One critical strategy, faced with the uneasy blend of history and poetry in Sandburg's Lincoln, has been to abandon the claim to biographical accuracy and instead see the book as a large-scale national poem, perhaps an American epic. This is the view taken by, among many others, Penelope Niven, author of the massive and authoritative 1991 Carl Sandburg: A Biography."Abraham Lincoln: The Prairie Years," she writes, "is a vast, epic prose poem, with Lincoln the central figure in the volatile pageant of nineteenth-century American life. A man and a nation simultaneously came of age, for Lincoln grew into manhood as his country faced its own great crisis of character and destiny." It is also essentially the view that Robert W. Johannsen takes in his wonderfully warm and sympathetic 1978 essay on "Sandburg and Lincoln: The Prairie Years." He frames Sandburg as a romantic historian rather than an epic poet, but the two are very similar in Johannsen's formulation. The Prairie Years, he writes, quoting Sandburg approvingly, "was a 'poem of America, the America of humble folk and rough pioneers, of crude settlements ... of the corn lands and broad prairies ... a poem of the human spirit, not Lincoln's spirit only.'"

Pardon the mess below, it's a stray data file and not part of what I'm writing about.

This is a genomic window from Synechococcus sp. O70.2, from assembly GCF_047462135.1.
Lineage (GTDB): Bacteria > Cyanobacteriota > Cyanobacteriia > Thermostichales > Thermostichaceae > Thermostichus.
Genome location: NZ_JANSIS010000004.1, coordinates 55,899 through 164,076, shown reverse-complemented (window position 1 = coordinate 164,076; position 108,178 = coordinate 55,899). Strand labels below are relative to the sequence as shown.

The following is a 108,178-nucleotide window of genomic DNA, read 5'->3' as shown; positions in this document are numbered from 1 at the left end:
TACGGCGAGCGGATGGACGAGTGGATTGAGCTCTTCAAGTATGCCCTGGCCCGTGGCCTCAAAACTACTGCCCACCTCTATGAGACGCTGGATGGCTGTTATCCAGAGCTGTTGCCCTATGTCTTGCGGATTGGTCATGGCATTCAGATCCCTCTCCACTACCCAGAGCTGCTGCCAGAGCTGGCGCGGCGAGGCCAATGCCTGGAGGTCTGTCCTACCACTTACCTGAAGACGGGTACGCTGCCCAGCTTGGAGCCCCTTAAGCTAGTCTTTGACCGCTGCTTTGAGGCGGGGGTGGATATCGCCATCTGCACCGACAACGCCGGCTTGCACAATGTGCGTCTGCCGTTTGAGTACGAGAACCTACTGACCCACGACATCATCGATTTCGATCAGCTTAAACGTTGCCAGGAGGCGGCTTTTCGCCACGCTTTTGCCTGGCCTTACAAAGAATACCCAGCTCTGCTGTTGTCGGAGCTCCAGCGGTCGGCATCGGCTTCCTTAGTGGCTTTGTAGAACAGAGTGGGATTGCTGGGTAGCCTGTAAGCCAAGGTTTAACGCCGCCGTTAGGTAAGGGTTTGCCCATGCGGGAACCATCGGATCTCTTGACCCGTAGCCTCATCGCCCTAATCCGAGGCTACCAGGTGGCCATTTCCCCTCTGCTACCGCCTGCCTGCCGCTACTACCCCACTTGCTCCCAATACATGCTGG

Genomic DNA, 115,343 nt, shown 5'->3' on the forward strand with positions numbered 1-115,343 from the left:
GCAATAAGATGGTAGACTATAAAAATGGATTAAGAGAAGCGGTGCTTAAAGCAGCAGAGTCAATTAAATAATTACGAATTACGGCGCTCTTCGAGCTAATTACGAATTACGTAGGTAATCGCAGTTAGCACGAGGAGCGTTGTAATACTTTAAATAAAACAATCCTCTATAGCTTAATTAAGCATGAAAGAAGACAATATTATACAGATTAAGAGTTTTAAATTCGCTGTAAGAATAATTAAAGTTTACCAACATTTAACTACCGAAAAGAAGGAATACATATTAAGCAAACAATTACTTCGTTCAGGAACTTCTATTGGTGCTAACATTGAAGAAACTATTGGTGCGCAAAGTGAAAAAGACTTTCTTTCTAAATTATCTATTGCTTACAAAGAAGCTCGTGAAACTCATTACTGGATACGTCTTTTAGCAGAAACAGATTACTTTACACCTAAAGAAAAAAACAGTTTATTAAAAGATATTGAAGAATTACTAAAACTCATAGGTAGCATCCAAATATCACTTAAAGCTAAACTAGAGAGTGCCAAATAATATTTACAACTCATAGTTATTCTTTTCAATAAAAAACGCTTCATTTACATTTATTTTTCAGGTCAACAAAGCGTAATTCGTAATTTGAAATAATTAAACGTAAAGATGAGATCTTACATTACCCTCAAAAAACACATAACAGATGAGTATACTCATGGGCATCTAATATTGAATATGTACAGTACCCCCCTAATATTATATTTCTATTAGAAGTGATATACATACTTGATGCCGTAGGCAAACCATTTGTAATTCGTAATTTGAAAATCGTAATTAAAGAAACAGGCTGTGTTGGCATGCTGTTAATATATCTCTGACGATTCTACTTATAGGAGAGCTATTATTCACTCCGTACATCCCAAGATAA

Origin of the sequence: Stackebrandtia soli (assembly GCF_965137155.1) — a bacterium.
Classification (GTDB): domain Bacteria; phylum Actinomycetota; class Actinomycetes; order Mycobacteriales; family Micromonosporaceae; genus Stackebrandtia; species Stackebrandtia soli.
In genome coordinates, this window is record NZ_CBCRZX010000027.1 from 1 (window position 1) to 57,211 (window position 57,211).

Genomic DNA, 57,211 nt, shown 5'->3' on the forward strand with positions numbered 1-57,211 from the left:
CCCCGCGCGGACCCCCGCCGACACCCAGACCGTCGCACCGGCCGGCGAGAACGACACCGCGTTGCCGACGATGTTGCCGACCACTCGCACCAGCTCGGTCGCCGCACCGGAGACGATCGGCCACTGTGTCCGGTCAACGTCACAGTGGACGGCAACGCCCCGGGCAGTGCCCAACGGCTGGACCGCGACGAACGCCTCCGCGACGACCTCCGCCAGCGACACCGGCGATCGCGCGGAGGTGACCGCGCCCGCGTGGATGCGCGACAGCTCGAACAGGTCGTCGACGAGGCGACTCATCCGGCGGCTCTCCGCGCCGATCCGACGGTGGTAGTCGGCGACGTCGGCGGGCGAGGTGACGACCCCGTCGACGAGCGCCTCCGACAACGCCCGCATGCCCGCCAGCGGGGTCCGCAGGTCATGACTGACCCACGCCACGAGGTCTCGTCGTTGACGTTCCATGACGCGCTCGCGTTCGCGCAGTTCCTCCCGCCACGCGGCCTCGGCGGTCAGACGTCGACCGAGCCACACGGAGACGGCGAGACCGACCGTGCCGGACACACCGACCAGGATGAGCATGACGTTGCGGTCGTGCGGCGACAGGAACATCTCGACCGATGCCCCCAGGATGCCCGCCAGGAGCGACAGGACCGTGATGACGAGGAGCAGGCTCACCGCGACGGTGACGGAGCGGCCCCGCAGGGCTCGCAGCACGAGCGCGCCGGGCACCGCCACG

Sandburg himself saw his book as an American epic as often as he thought of it as a mere biography. In a preface written for The Prairie Years but dropped before publication, he wrote, "The facts and myths of his life are to be an American possession, shared widely over the world, for thousands of years, as the tradition of Knute or Alfred, Laotse or Diogenes, Pericles or Caesar, are kept." And in his "symphonic finish" to The War Years, Sandburg wrote, "Out of the smoke and stench, out of the music and violent dreams of the war, Lincoln stood perhaps taller than any other of the many great heroes. This was in the minds of many. None threw a longer shadow than he. And to him the great hero was The People. He could not say too often that he was merely their instrument." In this and in many similar passages, the figure of Lincoln becomes merged with that of Sandburg's favorite abstraction, The People, and the book becomes a democratic epic celebrating not an individual but a collective hero.

You know that when the primary text gives birth to such electric secondary comment and critique that you are on the right track. When I read, "Quaife snorted, it is 'not history'" and "Wilson's comment was, 'The corn is getting high indeed!'" I laughed out loud.

I imagine that amongst the Homeric Rhapsodes there were Quaifes and Wilsons, sniffing and snorting and arching the supercilious brow. Thousands of years later, the poet stands and Quaife is down in the dust trying to count Hector's teeth. Give me the epic over the Leibowitzian litanies any day.